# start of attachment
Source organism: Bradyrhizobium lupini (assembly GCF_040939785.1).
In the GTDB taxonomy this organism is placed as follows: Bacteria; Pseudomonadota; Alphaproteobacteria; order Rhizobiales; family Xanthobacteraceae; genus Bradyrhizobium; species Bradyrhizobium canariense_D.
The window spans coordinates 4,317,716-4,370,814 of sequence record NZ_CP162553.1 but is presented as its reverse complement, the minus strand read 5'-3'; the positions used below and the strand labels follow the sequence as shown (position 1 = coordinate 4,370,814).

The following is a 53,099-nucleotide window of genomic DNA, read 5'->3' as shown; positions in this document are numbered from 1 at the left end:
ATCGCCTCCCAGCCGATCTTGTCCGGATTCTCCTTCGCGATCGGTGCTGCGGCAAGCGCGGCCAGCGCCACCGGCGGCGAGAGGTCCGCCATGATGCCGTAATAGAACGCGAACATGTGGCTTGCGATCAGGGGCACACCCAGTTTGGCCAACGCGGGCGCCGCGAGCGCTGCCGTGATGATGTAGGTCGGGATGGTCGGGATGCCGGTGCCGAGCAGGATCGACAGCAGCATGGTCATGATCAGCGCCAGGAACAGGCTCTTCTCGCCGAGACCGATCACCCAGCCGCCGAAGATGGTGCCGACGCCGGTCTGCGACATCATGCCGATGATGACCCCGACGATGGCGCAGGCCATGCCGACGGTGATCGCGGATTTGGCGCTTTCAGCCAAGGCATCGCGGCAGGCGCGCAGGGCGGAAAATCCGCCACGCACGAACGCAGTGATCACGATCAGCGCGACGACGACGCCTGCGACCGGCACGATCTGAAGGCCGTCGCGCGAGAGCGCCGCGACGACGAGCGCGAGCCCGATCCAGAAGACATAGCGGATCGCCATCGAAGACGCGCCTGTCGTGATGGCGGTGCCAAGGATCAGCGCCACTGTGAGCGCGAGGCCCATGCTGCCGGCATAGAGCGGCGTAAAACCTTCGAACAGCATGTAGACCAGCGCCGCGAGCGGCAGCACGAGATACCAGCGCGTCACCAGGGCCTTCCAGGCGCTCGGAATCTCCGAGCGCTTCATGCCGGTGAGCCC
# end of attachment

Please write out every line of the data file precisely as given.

Source organism: Bradyrhizobium lupini (assembly GCF_040939785.1).
In the GTDB taxonomy this organism is placed as follows: Bacteria; Pseudomonadota; Alphaproteobacteria; order Rhizobiales; family Xanthobacteraceae; genus Bradyrhizobium; species Bradyrhizobium canariense_D.
The window spans coordinates 4,317,716-4,370,814 of sequence record NZ_CP162553.1 but is presented as its reverse complement, the minus strand read 5'-3'; the positions used below and the strand labels follow the sequence as shown (position 1 = coordinate 4,370,814).

The following is a 53,099-nucleotide window of genomic DNA, read 5'->3' as shown; positions in this document are numbered from 1 at the left end:
ATCGCCTCCCAGCCGATCTTGTCCGGATTCTCCTTCGCGATCGGTGCTGCGGCAAGCGCGGCCAGCGCCACCGGCGGCGAGAGGTCCGCCATGATGCCGTAATAGAACGCGAACATGTGGCTTGCGATCAGGGGCACACCCAGTTTGGCCAACGCGGGCGCCGCGAGCGCTGCCGTGATGATGTAGGTCGGGATGGTCGGGATGCCGGTGCCGAGCAGGATCGACAGCAGCATGGTCATGATCAGCGCCAGGAACAGGCTCTTCTCGCCGAGACCGATCACCCAGCCGCCGAAGATGGTGCCGACGCCGGTCTGCGACATCATGCCGATGATGACCCCGACGATGGCGCAGGCCATGCCGACGGTGATCGCGGATTTGGCGCTTTCAGCCAAGGCATCGCGGCAGGCGCGCAGGGCGGAAAATCCGCCACGCACGAACGCAGTGATCACGATCAGCGCGACGACGACGCCTGCGACCGGCACGATCTGAAGGCCGTCGCGCGAGAGCGCCGCGACGACGAGCGCGAGCCCGATCCAGAAGACATAGCGGATCGCCATCGAAGACGCGCCTGTCGTGATGGCGGTGCCAAGGATCAGCGCCACTGTGAGCGCGAGGCCCATGCTGCCGGCATAGAGCGGCGTAAAACCTTCGAACAGCATGTAGACCAGCGCCGCGAGCGGCAGCACGAGATACCAGCGCGTCACCAGGGCCTTCCAGGCGCTCGGAATCTCCGAGCGCTTCATGCCGGTGAGCCC